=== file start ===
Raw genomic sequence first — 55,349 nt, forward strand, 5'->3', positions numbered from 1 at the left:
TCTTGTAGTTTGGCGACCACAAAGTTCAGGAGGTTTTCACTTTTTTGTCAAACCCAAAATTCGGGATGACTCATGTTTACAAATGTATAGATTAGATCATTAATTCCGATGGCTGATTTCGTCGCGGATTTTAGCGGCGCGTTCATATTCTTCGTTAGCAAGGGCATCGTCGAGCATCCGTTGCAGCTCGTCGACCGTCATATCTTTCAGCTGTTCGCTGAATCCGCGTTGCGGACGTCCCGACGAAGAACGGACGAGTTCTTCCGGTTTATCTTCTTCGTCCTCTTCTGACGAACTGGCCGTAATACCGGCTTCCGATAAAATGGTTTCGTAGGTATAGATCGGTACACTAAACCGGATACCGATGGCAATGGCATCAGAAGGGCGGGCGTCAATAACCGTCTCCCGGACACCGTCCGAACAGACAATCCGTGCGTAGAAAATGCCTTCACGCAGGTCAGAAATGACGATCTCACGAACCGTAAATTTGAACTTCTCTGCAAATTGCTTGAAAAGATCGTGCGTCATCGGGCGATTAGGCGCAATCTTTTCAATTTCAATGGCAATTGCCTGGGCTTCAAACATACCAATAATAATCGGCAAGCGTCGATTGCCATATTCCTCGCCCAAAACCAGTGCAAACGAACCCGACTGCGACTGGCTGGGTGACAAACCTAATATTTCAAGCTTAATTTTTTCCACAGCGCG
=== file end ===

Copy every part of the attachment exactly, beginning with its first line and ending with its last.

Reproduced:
Raw genomic sequence first — 55,349 nt, forward strand, 5'->3', positions numbered from 1 at the left:
TCTTGTAGTTTGGCGACCACAAAGTTCAGGAGGTTTTCACTTTTTTGTCAAACCCAAAATTCGGGATGACTCATGTTTACAAATGTATAGATTAGATCATTAATTCCGATGGCTGATTTCGTCGCGGATTTTAGCGGCGCGTTCATATTCTTCGTTAGCAAGGGCATCGTCGAGCATCCGTTGCAGCTCGTCGACCGTCATATCTTTCAGCTGTTCGCTGAATCCGCGTTGCGGACGTCCCGACGAAGAACGGACGAGTTCTTCCGGTTTATCTTCTTCGTCCTCTTCTGACGAACTGGCCGTAATACCGGCTTCCGATAAAATGGTTTCGTAGGTATAGATCGGTACACTAAACCGGATACCGATGGCAATGGCATCAGAAGGGCGGGCGTCAATAACCGTCTCCCGGACACCGTCCGAACAGACAATCCGTGCGTAGAAAATGCCTTCACGCAGGTCAGAAATGACGATCTCACGAACCGTAAATTTGAACTTCTCTGCAAATTGCTTGAAAAGATCGTGCGTCATCGGGCGATTAGGCGCAATCTTTTCAATTTCAATGGCAATTGCCTGGGCTTCAAACATACCAATAATAATCGGCAAGCGTCGATTGCCATATTCCTCGCCCAAAACCAGTGCAAACGAACCCGACTGCGACTGGCTGGGTGACAAACCTAATATTTCAAGCTTAATTTTTTCCACAGCGCG